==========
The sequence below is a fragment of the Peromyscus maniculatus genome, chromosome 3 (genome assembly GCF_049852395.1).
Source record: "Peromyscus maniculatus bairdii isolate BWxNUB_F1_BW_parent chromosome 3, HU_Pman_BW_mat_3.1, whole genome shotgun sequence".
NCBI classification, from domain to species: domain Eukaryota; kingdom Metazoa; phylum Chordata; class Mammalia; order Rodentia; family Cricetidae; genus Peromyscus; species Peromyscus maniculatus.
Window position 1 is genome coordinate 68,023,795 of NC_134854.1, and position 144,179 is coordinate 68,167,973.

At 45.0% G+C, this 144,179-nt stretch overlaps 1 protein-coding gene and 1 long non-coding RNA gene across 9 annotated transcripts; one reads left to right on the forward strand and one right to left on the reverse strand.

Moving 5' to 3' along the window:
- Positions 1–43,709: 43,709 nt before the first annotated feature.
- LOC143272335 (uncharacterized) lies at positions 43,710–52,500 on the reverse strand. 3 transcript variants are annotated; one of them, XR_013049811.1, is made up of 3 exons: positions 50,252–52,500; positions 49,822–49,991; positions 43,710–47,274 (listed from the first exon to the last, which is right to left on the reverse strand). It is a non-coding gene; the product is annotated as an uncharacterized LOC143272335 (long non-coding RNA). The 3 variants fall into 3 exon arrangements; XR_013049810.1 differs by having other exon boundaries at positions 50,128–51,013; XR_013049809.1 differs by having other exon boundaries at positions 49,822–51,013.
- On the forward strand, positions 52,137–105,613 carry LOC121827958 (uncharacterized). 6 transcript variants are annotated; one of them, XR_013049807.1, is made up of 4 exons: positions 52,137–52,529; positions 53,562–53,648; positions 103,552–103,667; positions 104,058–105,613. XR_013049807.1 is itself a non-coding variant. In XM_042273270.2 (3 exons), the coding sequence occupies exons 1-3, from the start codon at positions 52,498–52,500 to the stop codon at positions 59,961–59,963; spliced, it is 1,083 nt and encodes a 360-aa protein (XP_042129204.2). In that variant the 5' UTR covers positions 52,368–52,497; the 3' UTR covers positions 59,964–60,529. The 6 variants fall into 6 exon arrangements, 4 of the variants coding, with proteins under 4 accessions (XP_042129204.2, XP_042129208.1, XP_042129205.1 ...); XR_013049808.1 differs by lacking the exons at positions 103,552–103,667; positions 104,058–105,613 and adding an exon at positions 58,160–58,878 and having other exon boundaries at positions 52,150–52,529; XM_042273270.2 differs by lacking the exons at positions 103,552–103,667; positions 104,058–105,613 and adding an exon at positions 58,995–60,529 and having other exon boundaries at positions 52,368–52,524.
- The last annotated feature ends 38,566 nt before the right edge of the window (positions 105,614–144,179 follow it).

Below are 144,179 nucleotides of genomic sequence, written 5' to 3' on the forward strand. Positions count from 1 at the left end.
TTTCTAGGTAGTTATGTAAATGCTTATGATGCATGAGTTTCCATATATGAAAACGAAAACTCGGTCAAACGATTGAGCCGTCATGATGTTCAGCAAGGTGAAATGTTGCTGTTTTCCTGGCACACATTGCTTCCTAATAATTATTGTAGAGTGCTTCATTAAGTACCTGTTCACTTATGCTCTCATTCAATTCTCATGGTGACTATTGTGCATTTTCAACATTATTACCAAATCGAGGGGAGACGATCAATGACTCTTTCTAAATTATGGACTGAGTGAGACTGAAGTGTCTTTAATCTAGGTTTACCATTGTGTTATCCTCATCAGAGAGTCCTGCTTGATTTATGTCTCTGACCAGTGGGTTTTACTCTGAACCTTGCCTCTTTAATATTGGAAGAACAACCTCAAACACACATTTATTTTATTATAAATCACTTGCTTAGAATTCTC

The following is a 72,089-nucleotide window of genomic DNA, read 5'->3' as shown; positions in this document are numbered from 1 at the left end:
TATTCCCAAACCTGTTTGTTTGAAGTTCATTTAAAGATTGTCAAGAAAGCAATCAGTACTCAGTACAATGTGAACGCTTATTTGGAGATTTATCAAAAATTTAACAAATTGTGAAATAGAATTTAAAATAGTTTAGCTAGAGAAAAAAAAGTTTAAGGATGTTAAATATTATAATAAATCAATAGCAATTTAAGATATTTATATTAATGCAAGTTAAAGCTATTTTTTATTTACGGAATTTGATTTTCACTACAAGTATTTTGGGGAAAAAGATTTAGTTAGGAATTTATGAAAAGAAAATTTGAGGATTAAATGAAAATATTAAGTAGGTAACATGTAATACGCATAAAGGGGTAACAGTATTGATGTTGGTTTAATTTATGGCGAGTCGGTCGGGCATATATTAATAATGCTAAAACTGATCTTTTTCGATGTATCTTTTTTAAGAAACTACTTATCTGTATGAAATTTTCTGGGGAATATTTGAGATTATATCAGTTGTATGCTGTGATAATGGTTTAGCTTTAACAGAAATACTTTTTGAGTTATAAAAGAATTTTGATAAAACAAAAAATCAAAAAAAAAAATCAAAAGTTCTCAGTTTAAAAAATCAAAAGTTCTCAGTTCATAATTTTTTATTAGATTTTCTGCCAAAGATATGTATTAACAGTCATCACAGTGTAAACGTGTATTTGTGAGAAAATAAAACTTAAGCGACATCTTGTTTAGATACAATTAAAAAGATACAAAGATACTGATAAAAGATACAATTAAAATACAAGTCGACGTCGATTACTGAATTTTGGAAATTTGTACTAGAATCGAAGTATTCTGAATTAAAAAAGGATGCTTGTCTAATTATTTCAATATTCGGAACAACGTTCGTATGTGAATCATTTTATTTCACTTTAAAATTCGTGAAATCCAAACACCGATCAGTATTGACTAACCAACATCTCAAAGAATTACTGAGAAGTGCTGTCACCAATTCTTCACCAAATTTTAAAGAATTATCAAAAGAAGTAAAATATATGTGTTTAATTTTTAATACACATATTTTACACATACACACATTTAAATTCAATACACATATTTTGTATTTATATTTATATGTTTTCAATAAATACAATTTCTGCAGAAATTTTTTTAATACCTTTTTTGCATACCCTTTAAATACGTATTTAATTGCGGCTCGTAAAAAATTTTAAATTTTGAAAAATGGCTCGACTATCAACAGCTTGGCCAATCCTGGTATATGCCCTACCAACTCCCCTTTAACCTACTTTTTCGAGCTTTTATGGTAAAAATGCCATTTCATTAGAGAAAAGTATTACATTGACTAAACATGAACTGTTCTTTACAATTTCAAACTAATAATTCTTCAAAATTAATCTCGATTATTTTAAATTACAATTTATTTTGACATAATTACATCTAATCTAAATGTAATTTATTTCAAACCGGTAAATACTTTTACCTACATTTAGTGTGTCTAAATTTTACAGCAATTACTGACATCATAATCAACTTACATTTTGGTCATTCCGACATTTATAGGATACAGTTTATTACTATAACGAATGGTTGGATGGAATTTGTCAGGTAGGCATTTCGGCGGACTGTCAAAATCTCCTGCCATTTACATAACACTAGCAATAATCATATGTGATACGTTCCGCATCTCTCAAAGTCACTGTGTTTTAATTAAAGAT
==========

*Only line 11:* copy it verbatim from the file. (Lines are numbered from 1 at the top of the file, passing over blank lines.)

Below are 144,179 nucleotides of genomic sequence, written 5' to 3' on the forward strand. Positions count from 1 at the left end.